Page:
This may be a long winded question, so please bear with me. I am asking this here, as this community is very friendly and from what I have seen very diverse.
I have been a Java developer working with Spring Web applications for the past few years (Before that Android). I fell in love with Elixir and started using it on the side. I decided knowing a scripting language may be useful so I checked out Python and Ruby. I preferred Python as I felt its paradigm was closer to C++ (Which I used prior to Java and love), and felt Ruby did not add anything that attracted me.
Anyway, despite my preference, I am constantly seeing opportunities for Elixir at places that previously used Ruby or still use Ruby/Rails and although I have used Rails, I find working with three languages the most my little mind can stretch, realistically. So, my question is therefore two fold - Do you think that we will see more python or java or php etc shops starting to adopt Elixir in the future or will Elixir be adopted primarily by Ruby shops for the forseable future? And also, given that my goal is to find work with Elixir - would Ruby be a necessity in getting employment, or python would have just the same effect?
I know people will say learn both/Drop Java - but I love Java, and also I like to keep my foot in the door of the enterprise world and Java allows me to do this
P.S. Notice I did not say if ruby is better than python etc, so please no language wars!
Rust is the most interesting I agree, however, I think by the time rust is commonly used - especially in any web specific capacity- Elixir will already have been adopted Go just rubs me the wrong way for some reason…But I do see it being used in place of Node for small web services. I like C++, only use it for small command line things when I’m bored these days, but professionally I don’t see it used much in web start ups. (I know you said C but I prefer c++ personally).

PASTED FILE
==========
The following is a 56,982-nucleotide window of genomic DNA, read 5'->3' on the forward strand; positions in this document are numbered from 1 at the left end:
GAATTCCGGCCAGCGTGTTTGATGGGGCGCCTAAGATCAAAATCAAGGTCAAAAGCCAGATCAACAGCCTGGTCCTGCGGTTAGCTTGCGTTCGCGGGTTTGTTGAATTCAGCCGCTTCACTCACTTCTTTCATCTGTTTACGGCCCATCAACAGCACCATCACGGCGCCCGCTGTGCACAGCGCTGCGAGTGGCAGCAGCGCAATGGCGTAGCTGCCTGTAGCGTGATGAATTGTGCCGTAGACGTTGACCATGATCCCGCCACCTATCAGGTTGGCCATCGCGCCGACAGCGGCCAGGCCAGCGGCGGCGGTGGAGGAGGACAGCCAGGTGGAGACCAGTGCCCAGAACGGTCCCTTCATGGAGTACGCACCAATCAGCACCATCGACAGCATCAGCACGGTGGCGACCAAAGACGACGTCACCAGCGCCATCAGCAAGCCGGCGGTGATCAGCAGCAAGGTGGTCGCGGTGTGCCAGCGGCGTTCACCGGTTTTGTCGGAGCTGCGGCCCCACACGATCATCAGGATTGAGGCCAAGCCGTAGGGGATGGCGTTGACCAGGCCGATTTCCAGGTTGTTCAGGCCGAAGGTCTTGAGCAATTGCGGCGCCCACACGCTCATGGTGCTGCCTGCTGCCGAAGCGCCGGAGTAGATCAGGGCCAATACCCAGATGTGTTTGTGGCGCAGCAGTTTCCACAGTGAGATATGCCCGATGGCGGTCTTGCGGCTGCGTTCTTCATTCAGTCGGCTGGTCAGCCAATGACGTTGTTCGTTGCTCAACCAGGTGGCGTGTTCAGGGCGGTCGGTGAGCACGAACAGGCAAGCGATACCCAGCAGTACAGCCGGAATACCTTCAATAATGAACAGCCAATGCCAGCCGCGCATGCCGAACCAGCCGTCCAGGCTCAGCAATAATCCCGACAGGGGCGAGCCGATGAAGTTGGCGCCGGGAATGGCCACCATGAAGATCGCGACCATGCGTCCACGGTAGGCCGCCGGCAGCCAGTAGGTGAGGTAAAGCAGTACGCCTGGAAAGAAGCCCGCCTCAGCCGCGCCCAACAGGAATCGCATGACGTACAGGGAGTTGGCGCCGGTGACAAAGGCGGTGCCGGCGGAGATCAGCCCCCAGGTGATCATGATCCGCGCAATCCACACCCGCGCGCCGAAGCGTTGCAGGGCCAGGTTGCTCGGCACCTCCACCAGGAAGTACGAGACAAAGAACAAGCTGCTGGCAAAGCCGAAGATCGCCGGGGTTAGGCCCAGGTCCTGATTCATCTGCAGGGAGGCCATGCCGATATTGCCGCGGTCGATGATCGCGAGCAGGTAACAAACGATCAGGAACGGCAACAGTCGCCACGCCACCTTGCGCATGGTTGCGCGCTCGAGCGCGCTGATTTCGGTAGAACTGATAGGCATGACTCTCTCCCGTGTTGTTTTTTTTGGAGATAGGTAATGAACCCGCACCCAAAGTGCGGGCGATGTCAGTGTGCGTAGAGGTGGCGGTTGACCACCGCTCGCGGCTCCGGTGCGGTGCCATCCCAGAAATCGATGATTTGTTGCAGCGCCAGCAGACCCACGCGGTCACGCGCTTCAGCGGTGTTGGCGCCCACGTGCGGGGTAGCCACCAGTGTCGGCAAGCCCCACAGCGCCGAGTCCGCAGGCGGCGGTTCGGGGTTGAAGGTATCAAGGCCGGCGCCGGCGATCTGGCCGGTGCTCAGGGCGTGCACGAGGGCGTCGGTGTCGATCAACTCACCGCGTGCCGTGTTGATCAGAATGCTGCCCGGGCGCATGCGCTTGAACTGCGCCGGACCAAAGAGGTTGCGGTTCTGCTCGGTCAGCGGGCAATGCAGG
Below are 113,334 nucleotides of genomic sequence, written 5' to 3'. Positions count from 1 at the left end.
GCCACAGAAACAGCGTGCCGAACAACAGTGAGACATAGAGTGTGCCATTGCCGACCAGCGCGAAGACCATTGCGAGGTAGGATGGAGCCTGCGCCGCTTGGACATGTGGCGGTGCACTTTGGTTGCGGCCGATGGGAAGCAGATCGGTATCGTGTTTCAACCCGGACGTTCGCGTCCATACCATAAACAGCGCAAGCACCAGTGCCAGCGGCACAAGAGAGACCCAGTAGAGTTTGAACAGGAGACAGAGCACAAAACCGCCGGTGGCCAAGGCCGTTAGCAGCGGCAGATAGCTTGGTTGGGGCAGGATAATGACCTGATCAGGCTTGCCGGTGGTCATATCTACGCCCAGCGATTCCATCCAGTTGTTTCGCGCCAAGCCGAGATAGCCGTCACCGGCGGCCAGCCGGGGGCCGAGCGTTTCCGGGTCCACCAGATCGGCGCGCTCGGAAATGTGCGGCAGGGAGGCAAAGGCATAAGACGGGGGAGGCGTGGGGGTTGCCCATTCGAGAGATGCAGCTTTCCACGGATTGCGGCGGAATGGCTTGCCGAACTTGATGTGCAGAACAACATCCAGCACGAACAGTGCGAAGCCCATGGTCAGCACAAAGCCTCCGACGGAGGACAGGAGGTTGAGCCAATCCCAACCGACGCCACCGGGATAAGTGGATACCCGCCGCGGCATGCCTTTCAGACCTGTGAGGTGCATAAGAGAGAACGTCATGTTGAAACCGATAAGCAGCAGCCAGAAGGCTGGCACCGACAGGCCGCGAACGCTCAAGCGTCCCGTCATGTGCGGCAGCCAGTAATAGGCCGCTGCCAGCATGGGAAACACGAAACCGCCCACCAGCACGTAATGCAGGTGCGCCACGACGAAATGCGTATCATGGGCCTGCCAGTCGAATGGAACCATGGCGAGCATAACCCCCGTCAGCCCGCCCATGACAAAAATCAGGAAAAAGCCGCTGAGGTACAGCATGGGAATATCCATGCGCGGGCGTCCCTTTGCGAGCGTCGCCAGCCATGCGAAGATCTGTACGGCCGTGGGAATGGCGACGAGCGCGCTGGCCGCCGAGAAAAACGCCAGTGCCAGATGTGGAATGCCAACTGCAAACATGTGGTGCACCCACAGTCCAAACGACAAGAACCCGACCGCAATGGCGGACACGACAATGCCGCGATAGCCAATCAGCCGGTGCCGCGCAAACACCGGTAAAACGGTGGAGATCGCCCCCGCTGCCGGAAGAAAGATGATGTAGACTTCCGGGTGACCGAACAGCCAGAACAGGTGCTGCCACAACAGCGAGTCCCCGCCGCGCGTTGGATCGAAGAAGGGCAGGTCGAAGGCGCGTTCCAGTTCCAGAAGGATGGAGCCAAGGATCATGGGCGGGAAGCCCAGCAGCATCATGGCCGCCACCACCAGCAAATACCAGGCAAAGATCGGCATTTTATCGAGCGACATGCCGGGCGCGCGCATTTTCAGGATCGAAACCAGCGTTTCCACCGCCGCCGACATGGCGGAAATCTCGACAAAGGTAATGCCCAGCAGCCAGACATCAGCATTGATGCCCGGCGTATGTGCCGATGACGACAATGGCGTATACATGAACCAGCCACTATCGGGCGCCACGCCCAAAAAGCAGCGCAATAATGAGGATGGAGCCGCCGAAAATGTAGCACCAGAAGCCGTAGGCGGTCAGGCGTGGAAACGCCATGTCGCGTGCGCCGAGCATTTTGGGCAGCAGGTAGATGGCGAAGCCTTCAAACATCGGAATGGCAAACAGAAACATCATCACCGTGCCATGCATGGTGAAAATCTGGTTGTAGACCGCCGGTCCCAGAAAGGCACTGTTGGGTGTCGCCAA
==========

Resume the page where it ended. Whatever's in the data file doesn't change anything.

It’s not about learning something that’s going to turn mainstream fast. It’s about learning a new paradigm. Not only is it a low level compiled language, it has roots in ML. To take it a bit further, Rust is the goto when you want to call down into something native from Elixir as it provides memory guarantees that C can’t.
I just don’t see that learning python or ruby teaches you anything new that you haven’t already learned from Java.
You can learn the basics of both of them easily enough. Learning Rails is beneficial just because of how many other languages have attempted to clone its methodology. That many Elixir shops come from Ruby is a bonus.
On the Python side, there are a lot of perks for math, statistics and machine learning.
I agree, you are probably right that rust will make me a better programmer. Maybe I shouldn’t be focusing on having ruby or python as if a company needed me to I could learn them quick enough to be productive quickly, as far as getting into companies that will be using Elixir, you think that learning Ruby to get a job that will transition to elixir is pointless?
Also, I watched a seminar on rustler which calls to rust from elixir which really seemed powerful.
The similarity of Elixir with Ruby is only there on a superficial level (i.e. the syntax ‘at a glance’).
I’d say you might even be better off knowing Python, because Python already uses some more functional approaches to some of their ‘best practices’.
Also, the Zen of Python is a simple list of code writing rules that (intentionally or unintentionally?) Elixir and most of its common libraries seem to follow.
As for Python vs Ruby: Python allows for about 3/4 of the (syntactic sugar-rich) manipulations that Ruby allows. Whether this means that ‘Ruby is more powerful’ or that ‘Python is more maintainable’ is a constant source of debate.
I wonder why you feel that Python is closer to C++ than Ruby in paradigm. Please elaborate .